Monday, August 18, 2014

"Over" Is So Over: CERT Emergency Communication Class

What's the greatest logistical problem during emergency events? History shows that it's maintaining effective communications.

On Tuesday, over 20 Fairfax County CERTs took the CERT Emergency Communications class, so they could become more effective communicators during emergency events as they coordinate with other CERTs and first responders in Fairfax County and the Metropolitan Washington Council of Governments [COG] area.

Instructor Brian Talbott demonstrates the functional shape of a communications plan. Photo: Joe Loong.
Communications Plan
Instructor Brian Talbott gave an overview of how CERTs use communications in emergencies, from reporting team status, highlighting safety concerns, and sharing information between team members and up the chain to the next level.

Crucial to managing all this is the use of a communications plan, which determines who communicates to whom, and how they will be communicating.
The types of communications tools will vary depending on the conditions on scene and the equipment available, but could include everything from:
  • Runners carrying written messages or USB thumb drives
  • Landline telephones
  • Cell phones
  • Text messages
  • Email
  • FRS and GMRS radios
  • Citizen Band (CB) radios
  • Amateur radios (Ham) 
  • Dedicated public-safety-band radios
Left: Motorola radio used by Fairfax County Fire & Rescue (Cost: c. $6,000). Right: Uniden FRS/GMRS radio in the CERT radio supply (Cost: c. $30). Photo: Joe Loong.
Each method has advantages and disadvantages, but no matter what tools are being used, responders need a solid communications plan to prevent the system from being overwhelmed.

Focus on the Family
Much of the class focused on the use of Family Radio Service (FRS) radios, which are part of CERT's radio cache. These hand-held radios are fairly inexpensive and commonly used, which also presents challenges in a crowded spectrum where anyone can listen in.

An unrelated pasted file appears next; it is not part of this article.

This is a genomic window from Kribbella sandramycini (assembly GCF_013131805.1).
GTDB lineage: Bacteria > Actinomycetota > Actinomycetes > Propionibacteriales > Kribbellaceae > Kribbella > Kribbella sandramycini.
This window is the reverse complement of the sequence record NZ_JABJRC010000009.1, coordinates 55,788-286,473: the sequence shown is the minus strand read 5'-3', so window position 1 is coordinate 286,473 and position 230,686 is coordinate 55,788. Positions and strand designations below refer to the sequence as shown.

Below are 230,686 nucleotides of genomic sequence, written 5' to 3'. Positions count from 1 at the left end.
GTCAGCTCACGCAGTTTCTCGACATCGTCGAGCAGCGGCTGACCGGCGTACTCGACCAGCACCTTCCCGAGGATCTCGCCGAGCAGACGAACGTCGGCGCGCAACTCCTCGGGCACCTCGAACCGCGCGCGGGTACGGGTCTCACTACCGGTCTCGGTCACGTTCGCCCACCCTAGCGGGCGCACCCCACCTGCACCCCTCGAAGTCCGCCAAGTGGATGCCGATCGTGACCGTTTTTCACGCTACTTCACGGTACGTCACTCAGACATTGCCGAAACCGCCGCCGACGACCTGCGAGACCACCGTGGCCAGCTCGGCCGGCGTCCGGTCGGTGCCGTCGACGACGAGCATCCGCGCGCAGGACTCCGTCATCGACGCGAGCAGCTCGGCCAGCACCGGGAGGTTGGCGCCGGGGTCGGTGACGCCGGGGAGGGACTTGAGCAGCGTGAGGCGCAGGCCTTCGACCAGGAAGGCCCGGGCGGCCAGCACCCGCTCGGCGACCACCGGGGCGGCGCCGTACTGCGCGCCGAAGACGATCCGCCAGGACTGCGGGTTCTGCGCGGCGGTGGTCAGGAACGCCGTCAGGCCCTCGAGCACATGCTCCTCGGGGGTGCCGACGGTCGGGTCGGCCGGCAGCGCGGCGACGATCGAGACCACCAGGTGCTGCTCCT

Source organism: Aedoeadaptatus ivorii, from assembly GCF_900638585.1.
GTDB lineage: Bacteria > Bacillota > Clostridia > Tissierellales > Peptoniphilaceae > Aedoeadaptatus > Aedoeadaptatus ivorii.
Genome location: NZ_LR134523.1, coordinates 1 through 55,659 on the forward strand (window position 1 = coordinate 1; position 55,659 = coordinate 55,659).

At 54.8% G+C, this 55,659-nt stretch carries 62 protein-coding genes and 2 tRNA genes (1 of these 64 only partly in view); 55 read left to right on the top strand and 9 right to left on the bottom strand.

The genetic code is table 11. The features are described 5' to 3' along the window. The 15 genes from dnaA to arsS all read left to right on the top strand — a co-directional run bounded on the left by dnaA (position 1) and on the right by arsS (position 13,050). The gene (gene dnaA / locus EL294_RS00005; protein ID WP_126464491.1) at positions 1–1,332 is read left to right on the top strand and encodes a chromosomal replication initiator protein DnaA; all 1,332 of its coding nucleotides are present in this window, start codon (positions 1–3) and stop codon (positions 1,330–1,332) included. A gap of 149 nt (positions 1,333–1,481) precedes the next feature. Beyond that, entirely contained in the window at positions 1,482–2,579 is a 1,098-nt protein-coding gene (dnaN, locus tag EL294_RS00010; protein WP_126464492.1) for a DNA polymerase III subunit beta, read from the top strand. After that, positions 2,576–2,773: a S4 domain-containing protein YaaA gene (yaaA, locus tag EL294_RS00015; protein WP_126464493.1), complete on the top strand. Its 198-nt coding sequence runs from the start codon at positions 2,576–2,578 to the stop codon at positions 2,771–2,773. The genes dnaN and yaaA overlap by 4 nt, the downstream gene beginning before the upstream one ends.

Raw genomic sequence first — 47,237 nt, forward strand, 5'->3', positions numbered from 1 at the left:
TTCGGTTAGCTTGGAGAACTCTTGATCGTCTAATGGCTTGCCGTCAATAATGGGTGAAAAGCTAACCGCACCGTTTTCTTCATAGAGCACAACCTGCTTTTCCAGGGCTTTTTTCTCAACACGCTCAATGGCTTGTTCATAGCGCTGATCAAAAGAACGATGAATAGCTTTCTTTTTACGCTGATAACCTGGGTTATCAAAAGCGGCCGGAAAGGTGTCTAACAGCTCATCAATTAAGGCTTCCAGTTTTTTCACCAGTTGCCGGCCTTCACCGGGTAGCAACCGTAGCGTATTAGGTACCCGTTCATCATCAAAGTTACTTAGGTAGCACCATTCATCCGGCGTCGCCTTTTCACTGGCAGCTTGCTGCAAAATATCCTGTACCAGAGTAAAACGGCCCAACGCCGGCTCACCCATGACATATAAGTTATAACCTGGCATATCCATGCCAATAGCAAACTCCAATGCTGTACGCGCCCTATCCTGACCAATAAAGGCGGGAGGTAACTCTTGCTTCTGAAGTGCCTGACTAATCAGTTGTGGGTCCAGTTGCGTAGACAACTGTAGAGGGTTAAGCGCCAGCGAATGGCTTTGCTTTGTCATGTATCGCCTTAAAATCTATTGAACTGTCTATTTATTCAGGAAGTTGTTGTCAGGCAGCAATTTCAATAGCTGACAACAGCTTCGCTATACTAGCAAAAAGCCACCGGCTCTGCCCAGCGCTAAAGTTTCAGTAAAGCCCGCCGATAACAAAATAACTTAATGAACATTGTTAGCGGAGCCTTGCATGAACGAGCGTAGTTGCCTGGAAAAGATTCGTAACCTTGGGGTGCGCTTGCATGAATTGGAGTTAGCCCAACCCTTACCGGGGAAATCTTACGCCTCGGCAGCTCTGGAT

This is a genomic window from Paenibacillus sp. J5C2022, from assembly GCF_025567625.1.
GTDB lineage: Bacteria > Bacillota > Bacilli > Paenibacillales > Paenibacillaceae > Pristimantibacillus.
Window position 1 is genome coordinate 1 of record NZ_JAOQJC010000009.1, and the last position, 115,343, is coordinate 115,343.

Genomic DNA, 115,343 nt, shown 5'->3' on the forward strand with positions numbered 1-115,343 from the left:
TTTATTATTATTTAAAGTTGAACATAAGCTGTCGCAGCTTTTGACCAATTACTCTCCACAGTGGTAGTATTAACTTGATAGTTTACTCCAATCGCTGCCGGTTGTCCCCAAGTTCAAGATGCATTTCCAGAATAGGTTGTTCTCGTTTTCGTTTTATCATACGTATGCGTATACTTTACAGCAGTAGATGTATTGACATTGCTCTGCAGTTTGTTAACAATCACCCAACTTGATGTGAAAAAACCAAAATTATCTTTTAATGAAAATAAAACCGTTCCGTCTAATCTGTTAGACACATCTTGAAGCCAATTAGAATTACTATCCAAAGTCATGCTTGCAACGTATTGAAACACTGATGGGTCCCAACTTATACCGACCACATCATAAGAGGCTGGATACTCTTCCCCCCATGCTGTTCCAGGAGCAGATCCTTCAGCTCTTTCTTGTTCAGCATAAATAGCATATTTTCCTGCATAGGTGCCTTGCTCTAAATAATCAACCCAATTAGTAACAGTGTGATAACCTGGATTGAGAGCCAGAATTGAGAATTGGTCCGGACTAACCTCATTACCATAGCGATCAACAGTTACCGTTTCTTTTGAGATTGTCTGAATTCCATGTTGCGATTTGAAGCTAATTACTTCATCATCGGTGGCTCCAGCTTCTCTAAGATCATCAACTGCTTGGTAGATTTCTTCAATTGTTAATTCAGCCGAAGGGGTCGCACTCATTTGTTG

CERTs were walked through the basics of operating FRS radios, both on technical aspects like keeping the antenna vertical and staying stationary when transmitting, and other best practices: Using call signs instead of names, being mindful of speaker volume in crowds, and speaking across the microphone, not directly into it, to increase sound quality.

Fairfax County Fire & Rescue's Radio Procedures
CERTs were also given insights into Fairfax County Fire & Rescue's radio procedures, since in the event of an emergency situation, CERTs would most likely be interacting with responders from the county.

CERTs learned to:
  • Begin calls with who's being called, followed by who's calling (e.g. "CERT Command, this is Team 1.")
  • Use plain language, not 10 Codes
  • End their communications without saying "over"
  • Follow the "echo principle," where instead of just saying "copy," repeating back what was just told to you
  • Use prowords (or procedure words), some of which may be different from those used by other jurisdictions (including "direct," which means "I understand/am available"). [For other examples, see this video from]

Practice, Practice, Practice
CERT attendees got a chance to practice their radio technique in the classroom. Instructor Talbott also advised CERTs to familiarize themselves with how Fairfax County Fire & Rescue personnel communicate on the radio in real-life situations by listening to actual communications online, or using a scanner smartphone app.

Fairfax County CERT will be offering additional emergency communications classes, and hopes to hold a radio simulation exercise where CERTs can practice emergency communications in the field... naturally, stay tuned.

For more information about this and other CERT training opportunities, follow the weekly CERT emails and visit and search for "CERT".

Joe Loong, volunteer Social Media Specialist for Fairfax County CERT, is an editorial content and community engagement consultant. You can email him at

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